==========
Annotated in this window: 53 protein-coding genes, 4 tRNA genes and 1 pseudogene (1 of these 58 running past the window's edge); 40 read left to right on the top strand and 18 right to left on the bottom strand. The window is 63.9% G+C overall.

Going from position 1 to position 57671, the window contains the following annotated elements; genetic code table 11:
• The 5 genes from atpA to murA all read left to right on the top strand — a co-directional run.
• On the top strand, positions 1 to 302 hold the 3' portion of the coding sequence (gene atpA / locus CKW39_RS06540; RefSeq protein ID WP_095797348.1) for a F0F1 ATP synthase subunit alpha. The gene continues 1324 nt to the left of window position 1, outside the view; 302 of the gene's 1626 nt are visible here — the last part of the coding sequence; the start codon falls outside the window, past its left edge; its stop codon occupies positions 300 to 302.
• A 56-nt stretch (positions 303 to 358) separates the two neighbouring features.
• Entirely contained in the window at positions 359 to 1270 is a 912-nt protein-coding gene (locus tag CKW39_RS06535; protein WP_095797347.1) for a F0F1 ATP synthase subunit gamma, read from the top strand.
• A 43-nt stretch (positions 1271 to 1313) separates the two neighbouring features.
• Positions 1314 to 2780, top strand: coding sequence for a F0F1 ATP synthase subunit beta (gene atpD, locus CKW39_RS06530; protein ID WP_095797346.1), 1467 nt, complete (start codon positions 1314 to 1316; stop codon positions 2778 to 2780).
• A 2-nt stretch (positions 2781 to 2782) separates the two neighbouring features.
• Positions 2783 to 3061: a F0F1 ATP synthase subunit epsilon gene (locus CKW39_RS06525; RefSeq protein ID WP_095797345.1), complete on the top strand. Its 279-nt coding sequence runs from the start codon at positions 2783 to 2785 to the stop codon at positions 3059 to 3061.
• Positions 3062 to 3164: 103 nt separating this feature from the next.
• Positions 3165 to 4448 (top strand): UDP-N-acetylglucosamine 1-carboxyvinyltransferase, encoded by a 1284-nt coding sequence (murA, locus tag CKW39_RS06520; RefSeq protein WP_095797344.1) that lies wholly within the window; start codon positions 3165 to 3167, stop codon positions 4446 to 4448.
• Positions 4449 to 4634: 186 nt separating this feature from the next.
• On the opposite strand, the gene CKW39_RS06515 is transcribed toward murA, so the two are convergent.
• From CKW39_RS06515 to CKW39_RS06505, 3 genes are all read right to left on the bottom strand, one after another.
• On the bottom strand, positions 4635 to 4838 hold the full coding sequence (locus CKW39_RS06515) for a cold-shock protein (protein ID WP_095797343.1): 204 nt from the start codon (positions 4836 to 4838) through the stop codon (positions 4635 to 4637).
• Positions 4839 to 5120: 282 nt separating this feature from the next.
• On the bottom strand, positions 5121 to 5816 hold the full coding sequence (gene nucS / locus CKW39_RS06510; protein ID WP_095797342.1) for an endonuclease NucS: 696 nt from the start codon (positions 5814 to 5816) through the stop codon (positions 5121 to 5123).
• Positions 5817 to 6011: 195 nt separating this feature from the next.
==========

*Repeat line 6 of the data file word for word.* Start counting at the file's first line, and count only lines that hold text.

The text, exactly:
• Entirely contained in the window at positions 359 to 1270 is a 912-nt protein-coding gene (locus tag CKW39_RS06535; protein WP_095797347.1) for a F0F1 ATP synthase subunit gamma, read from the top strand.